You know, for me, I think whenever you're playing a villain, it's really important to understand why they are the way they are. And with Manx, in the book a little bit, but certainly in the graphic novel, there's a tremendous amount of trauma that he undergoes as a child and as a young man, trying to create a life for himself and his family. So, I certainly focused on that a lot in terms of the information about it that comes from the book and the graphic novel.
Then, in addition to that, in season two, we actually get to explore that within the show and for the audience, which I think is going to be really exciting for them to kind of see those stories and get some more perspective. I think it will probably elicit some sense of, if not compassion, then at least understanding for why Manx is who he is.
Yes, I think so.
Can you talk a little bit about how Manx acts towards Vic this season? Things are a bit darker and more violent.
Sure. I mean, you know, Manx is essentially dead when we meet him in episode one of season two, and through a series of both intentional and coincidental events, he comes back to life, and obviously he's pissed. It's been eight years since season one, and a lot has changed for Vic. She now has a son and a partner, and Manx has essentially been in a coma for the entire time, and then he dies and has an autopsy performed on him. So, he comes back to life and has to staple shut his own chest. So, things aren’t off to a good start for him at the beginning of season two [laughs], and I think there's only one person who he holds responsible for that, and it's Vic McQueen.
So, we get right into the action of him going after her. He finds out that she has a kid, and then obviously that's appealing to him in its own right, because he has a lot of judgment and disdain for McQueen as a person and as a mother. So, he feels like he can intervene in Wayne's life and bring him to Christmasland and help him get away from the negative influence of his mother.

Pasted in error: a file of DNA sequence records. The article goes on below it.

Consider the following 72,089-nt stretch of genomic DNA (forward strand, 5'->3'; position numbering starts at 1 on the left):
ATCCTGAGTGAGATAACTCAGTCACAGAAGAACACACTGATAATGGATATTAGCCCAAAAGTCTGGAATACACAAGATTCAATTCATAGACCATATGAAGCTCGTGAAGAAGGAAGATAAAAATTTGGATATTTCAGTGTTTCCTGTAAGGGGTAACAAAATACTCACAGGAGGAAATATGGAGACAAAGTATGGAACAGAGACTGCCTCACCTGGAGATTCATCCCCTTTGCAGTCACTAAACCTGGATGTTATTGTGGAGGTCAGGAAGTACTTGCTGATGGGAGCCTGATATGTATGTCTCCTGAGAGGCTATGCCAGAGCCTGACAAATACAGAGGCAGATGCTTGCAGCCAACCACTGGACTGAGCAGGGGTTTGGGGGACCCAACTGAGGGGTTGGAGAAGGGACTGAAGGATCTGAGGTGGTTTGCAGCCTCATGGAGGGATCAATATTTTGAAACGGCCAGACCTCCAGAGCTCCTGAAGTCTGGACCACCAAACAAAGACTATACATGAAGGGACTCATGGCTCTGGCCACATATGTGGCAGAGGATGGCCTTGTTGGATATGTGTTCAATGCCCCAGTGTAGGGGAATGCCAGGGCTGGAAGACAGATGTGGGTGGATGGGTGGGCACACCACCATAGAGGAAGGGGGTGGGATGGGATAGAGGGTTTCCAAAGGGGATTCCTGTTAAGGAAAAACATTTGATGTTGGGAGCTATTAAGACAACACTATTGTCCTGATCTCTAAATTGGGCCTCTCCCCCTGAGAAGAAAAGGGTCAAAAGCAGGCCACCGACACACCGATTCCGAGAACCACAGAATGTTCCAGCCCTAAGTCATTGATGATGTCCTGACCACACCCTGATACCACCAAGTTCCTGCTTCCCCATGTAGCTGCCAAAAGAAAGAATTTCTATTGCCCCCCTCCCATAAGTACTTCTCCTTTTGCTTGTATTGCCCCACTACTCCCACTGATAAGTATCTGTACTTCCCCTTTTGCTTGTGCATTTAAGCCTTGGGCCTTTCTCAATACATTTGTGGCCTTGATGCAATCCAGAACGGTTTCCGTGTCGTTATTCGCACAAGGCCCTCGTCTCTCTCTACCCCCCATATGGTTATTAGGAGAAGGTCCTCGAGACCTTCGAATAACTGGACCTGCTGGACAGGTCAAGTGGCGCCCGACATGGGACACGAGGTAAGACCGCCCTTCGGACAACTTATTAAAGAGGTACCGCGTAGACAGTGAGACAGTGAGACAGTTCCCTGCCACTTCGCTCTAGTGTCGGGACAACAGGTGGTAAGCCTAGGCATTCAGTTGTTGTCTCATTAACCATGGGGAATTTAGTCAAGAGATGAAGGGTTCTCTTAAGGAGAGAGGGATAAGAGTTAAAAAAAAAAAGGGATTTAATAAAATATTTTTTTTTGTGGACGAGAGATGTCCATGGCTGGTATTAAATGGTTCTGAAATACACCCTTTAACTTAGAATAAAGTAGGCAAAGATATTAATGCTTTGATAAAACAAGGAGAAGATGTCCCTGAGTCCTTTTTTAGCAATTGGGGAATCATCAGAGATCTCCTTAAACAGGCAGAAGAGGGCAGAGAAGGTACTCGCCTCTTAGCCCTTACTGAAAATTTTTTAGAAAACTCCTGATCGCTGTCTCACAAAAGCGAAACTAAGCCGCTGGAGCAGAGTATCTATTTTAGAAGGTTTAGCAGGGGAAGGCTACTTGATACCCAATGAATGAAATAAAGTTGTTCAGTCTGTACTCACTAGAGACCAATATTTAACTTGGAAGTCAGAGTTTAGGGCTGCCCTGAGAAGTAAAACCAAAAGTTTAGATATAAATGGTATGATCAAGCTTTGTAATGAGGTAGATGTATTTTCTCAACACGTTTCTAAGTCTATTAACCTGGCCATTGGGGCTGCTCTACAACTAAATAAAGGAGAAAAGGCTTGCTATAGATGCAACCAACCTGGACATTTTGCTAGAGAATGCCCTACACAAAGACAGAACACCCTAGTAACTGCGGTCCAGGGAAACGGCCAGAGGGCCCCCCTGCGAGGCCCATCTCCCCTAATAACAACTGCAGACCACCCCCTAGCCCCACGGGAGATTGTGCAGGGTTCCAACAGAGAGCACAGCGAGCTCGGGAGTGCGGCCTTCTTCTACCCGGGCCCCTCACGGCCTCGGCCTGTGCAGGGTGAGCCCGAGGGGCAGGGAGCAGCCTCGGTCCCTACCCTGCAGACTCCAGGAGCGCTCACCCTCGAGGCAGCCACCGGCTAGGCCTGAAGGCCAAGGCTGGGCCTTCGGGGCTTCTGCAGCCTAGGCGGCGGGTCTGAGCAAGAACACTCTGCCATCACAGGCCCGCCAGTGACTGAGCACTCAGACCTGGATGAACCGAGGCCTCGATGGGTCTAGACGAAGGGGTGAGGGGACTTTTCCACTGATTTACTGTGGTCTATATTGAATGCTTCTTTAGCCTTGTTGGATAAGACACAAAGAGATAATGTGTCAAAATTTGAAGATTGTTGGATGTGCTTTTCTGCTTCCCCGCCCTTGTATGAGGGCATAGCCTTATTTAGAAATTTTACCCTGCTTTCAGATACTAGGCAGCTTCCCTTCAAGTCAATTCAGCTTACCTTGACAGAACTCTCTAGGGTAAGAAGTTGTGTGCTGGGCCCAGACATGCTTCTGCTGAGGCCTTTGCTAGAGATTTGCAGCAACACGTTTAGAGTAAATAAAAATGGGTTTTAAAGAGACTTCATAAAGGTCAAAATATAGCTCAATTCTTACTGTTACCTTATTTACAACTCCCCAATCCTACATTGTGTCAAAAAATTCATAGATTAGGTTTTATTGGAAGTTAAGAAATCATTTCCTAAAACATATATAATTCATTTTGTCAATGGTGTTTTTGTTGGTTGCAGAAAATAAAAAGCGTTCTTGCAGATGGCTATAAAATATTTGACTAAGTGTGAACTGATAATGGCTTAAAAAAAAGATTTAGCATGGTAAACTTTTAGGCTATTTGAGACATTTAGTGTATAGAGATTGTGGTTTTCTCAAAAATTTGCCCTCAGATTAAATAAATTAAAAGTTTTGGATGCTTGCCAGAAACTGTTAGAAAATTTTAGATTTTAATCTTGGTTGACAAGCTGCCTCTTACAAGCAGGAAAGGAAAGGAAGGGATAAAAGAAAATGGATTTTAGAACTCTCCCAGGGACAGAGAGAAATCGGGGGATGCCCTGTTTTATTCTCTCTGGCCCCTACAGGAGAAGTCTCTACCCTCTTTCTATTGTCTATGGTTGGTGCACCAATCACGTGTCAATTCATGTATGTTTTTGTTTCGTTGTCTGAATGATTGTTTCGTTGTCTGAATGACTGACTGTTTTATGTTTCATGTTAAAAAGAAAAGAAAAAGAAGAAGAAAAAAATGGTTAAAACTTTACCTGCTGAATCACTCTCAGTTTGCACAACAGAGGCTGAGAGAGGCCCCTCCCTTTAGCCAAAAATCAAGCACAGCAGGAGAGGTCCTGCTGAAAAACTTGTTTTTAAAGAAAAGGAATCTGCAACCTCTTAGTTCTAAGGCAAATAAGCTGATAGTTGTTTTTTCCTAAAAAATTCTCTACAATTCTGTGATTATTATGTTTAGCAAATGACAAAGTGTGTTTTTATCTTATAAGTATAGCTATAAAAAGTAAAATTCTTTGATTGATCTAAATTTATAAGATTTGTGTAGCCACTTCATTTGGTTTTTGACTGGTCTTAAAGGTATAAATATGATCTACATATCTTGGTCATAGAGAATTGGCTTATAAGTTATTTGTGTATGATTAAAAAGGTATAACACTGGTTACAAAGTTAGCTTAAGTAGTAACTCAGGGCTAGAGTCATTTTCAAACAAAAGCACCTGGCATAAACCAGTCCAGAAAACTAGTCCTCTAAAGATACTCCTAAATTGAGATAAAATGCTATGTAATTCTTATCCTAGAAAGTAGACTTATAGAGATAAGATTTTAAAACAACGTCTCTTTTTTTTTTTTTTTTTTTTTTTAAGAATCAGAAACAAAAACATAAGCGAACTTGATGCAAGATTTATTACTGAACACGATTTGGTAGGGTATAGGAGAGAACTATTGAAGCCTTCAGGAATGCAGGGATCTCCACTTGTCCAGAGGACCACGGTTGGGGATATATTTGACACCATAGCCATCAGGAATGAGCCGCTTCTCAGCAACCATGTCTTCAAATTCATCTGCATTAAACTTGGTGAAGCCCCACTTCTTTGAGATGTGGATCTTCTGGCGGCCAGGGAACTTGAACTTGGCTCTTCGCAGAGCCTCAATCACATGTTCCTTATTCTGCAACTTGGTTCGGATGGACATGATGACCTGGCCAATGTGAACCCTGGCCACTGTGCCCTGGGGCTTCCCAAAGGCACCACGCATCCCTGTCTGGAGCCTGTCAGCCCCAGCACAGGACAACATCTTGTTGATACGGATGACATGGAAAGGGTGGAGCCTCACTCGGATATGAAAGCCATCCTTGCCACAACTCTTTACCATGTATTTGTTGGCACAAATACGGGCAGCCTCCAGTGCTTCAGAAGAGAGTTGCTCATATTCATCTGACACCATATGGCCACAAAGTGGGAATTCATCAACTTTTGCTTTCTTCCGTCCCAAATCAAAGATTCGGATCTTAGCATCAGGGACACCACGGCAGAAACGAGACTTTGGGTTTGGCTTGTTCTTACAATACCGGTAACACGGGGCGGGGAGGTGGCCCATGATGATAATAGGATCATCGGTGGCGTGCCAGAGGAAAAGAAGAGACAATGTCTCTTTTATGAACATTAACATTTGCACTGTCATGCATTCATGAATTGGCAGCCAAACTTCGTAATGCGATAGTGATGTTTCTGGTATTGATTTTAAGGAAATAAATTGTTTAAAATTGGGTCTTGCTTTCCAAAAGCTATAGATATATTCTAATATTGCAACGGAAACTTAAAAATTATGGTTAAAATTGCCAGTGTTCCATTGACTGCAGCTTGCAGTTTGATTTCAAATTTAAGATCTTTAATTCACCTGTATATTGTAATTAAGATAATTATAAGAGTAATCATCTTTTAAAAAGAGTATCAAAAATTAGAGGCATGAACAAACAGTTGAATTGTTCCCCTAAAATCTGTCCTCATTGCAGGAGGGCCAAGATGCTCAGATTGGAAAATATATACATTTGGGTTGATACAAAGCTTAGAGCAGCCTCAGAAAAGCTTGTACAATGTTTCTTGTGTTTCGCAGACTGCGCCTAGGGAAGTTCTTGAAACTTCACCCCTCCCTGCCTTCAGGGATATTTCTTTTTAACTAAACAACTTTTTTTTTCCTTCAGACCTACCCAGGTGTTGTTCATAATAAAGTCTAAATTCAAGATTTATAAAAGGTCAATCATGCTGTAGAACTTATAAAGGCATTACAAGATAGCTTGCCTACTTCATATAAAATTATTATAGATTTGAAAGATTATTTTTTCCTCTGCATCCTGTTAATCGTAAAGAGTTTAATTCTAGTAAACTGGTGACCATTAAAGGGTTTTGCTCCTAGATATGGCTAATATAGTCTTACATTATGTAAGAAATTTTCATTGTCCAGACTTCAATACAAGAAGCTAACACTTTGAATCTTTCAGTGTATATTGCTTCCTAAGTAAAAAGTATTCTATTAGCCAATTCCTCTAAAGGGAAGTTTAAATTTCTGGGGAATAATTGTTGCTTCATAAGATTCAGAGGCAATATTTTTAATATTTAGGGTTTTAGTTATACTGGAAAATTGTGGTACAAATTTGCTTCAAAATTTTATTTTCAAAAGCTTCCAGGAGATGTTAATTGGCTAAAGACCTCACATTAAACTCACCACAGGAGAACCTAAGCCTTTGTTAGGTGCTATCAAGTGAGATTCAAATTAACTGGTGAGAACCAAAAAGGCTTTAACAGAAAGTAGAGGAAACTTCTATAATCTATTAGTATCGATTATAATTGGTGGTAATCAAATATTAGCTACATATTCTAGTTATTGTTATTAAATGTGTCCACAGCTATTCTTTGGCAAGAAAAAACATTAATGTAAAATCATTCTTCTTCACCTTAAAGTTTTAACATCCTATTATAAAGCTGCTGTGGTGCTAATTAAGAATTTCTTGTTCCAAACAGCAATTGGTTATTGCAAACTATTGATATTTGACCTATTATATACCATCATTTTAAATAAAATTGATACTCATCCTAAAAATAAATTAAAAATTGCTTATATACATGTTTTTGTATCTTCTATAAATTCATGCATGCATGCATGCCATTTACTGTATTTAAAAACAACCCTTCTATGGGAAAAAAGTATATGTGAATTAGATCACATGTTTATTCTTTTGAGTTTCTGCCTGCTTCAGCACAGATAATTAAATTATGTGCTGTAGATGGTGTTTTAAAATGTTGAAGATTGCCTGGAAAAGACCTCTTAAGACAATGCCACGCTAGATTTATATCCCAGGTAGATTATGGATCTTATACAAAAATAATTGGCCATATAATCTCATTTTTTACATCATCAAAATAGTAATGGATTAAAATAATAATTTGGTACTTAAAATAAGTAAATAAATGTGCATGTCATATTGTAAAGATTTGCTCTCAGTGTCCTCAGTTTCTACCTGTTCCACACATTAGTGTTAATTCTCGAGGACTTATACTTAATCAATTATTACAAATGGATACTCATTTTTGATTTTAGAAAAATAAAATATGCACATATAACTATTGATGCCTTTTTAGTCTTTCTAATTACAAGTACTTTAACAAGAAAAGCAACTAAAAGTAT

So, a lot of that factors into the show as well. And then a lot happens; it's a real ride and a roller coaster for sure.
That one scene was a bit more violent than I expected.
Yeah, there's definitely some really dark stuff in there this season, but, you know, it also is all in line with the book. It really does come from the world that Joe created, so I think we wanted to be true to that as much as we could.
Can you talk a bit about working with Ashley this season?
I just love Ashley. She's just so fantastic; her spirit is so positive; her energy is so thoughtful, and I just really love her work. She's just easy to work with and really committed and really sensitive and funny and sweet. I just can't say enough good things about her.
I really enjoy the experience, the whole cast and crew of the show. It's really comprised of people who are enormously talented and really committed and really want to show up with a good attitude and a good energy.
It's hard enough to make TV and film. I'm always of the mind that nobody needs to bring anything other than a positive attitude to the experience, because it'll make everything go much more smoothly when, invariably, we're going to be working around challenges and obstacles throughout the experience.
So, I think that's been very true of our cast and our crew and, you know, led by Ashley. Yeah, it's really lovely.
Is there anyone in particular that if you hopefully get another season you'd like to have more scenes with?
I just love working with Darri. I mean, I already have a lot of scenes with him, but I’d love more, just because I really just love him. He's just such a great guy, great actor, great energy, funny, like always shows up in a good mood. I just really admire him a lot, and we get along really well. So, I would say, “Darri.”
I know in other interviews you've said before that you're drawn to complicated characters. Can you talk a bit about what kind of defines that for you? Like when you pick a role, are you looking for something in particular, or is it just if the role speaks to you?
I think complexity is kind of a real appeal for me. I like to play characters that are multi-dimensional, where there’s more than meets the eye, and they have an inner life that what it's full of, you know, can change. But I like a rich kind of inner life. I think I just tend to gravitate toward characters who have a lot going on internally, and then that expresses itself outwardly in different ways. But there's a lot at the source, and I really, I really appreciate that. And that's certainly true for Manx.